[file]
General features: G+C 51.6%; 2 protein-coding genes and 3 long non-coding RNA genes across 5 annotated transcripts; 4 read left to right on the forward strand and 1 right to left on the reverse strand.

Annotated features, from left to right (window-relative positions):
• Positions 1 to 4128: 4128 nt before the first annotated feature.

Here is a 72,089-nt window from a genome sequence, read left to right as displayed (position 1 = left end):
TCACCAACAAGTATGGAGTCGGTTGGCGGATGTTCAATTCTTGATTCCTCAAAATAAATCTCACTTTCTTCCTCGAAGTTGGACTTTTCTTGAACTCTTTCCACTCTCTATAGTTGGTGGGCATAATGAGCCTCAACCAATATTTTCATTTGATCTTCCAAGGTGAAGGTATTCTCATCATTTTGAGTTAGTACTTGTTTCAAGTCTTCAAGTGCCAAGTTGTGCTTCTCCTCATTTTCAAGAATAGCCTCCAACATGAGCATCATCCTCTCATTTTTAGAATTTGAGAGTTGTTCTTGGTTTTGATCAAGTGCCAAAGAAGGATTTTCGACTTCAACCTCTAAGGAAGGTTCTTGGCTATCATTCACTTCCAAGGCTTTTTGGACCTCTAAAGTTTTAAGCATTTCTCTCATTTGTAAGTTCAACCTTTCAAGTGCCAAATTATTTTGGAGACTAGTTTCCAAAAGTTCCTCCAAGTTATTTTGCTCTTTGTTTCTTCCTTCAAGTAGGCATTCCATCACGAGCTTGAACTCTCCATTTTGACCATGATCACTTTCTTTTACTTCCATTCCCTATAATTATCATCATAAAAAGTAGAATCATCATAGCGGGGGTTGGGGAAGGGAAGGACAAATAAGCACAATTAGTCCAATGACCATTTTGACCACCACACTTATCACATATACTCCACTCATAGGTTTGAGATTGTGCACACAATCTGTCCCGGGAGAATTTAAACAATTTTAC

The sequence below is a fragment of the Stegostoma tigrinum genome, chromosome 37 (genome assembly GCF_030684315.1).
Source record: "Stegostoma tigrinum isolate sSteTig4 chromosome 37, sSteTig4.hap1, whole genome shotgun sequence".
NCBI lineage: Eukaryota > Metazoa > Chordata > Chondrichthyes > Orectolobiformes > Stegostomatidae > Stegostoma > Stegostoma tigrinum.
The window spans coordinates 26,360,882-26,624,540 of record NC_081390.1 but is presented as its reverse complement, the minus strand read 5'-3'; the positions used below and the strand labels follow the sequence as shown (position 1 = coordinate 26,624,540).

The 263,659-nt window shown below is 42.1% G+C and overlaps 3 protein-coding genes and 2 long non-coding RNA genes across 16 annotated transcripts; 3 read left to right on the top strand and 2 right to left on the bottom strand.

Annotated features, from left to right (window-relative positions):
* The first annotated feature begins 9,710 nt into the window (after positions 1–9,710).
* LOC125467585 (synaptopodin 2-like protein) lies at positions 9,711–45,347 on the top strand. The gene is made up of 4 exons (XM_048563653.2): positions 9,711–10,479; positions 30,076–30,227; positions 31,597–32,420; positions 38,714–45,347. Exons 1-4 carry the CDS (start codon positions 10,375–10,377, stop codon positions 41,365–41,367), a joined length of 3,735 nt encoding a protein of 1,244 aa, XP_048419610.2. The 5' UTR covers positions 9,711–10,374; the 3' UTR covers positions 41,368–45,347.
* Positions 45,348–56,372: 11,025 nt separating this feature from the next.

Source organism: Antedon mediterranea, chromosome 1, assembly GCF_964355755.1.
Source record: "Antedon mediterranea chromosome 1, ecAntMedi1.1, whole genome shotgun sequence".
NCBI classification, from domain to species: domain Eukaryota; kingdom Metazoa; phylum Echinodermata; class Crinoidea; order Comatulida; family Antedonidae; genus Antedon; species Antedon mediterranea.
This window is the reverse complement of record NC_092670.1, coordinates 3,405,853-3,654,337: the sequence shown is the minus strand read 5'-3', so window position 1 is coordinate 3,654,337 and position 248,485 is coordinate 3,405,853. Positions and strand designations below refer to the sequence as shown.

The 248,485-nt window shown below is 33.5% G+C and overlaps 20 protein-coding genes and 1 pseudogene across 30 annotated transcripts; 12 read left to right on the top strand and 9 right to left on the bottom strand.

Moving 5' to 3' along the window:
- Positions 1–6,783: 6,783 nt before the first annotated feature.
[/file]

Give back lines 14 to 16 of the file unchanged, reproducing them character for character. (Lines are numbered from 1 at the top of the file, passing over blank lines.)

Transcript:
* Positions 45,348–56,372: 11,025 nt separating this feature from the next.

Source organism: Antedon mediterranea, chromosome 1, assembly GCF_964355755.1.
Source record: "Antedon mediterranea chromosome 1, ecAntMedi1.1, whole genome shotgun sequence".